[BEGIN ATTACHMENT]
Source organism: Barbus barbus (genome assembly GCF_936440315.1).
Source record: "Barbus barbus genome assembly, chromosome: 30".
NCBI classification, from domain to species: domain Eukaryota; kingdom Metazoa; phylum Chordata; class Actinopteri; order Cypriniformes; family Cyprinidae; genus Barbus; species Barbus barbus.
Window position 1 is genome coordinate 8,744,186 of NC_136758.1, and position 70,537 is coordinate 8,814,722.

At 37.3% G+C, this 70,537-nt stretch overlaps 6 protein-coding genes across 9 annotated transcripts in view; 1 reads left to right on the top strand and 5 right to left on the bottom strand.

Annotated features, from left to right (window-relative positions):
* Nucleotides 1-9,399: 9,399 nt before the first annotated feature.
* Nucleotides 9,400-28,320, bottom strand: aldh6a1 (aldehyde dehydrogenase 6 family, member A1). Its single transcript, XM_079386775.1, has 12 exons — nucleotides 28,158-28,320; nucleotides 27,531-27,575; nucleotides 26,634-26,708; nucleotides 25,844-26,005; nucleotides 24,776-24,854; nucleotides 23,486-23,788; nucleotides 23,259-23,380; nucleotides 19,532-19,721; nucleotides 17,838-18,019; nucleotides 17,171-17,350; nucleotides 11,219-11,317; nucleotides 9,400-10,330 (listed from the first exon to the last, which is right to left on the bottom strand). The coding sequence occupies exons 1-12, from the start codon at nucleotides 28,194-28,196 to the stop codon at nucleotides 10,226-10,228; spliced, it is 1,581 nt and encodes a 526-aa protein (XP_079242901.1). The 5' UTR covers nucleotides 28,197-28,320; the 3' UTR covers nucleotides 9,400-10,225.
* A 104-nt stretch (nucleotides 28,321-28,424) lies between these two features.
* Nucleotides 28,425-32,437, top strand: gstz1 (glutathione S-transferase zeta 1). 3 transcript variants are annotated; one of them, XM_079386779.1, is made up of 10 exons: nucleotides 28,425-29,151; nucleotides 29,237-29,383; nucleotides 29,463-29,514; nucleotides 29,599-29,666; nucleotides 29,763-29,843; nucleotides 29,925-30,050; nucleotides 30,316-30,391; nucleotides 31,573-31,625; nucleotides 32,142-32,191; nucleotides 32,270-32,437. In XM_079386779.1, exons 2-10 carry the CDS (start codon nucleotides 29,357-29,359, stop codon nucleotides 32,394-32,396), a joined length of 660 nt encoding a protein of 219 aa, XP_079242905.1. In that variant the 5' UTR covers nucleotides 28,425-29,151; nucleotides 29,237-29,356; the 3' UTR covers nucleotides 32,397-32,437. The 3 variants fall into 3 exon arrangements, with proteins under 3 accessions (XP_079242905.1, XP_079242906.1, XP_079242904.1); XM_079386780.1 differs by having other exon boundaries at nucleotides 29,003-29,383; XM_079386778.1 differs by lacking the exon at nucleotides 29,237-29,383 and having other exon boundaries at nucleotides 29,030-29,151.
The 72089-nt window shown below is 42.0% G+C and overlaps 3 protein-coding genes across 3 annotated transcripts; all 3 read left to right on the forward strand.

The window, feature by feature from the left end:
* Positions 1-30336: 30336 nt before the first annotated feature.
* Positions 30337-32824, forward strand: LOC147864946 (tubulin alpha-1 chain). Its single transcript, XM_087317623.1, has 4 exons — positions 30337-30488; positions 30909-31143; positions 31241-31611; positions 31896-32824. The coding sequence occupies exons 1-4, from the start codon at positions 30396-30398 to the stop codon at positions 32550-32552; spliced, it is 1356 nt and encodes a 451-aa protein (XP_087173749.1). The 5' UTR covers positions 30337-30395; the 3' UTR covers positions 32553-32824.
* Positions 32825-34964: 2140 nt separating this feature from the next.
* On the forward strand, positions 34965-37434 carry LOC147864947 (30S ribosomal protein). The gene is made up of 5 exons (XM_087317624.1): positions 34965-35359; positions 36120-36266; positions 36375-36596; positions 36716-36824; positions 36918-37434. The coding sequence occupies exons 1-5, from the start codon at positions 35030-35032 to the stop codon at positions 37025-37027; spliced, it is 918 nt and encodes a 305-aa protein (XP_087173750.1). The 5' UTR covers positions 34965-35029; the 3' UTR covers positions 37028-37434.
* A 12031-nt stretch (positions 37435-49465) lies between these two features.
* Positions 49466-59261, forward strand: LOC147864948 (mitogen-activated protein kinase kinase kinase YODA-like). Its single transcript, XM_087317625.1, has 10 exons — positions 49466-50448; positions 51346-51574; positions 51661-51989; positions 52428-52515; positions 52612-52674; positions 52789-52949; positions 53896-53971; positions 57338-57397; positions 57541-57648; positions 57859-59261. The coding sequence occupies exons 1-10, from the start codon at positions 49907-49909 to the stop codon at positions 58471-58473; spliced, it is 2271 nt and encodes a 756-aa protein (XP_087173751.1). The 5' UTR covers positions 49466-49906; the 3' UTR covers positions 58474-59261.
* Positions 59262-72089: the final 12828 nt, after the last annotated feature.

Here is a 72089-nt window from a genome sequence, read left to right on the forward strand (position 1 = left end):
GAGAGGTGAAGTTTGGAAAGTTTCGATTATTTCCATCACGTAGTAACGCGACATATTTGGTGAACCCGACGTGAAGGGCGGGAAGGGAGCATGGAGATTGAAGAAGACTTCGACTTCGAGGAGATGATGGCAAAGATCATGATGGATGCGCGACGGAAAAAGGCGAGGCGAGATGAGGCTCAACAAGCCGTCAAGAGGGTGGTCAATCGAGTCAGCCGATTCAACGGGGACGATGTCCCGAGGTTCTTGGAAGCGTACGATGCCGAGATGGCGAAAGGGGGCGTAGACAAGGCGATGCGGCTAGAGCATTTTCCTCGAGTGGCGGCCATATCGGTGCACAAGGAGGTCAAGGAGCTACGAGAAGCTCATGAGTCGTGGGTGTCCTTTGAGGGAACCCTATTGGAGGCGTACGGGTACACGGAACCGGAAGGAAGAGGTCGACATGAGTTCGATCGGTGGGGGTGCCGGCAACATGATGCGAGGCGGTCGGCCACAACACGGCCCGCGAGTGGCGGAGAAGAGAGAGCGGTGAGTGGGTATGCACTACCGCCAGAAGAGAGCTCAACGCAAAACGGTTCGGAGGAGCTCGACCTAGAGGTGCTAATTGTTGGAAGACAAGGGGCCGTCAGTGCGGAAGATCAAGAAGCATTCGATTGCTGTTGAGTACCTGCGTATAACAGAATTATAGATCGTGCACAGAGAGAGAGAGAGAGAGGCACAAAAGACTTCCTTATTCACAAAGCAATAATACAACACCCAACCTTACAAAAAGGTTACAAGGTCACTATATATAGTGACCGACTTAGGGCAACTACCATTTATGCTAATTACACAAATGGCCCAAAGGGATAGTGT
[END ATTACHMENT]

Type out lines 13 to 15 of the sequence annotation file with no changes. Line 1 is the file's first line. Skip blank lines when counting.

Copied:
* Positions 1-30336: 30336 nt before the first annotated feature.
* Positions 30337-32824, forward strand: LOC147864946 (tubulin alpha-1 chain). Its single transcript, XM_087317623.1, has 4 exons — positions 30337-30488; positions 30909-31143; positions 31241-31611; positions 31896-32824. The coding sequence occupies exons 1-4, from the start codon at positions 30396-30398 to the stop codon at positions 32550-32552; spliced, it is 1356 nt and encodes a 451-aa protein (XP_087173749.1). The 5' UTR covers positions 30337-30395; the 3' UTR covers positions 32553-32824.
* Positions 32825-34964: 2140 nt separating this feature from the next.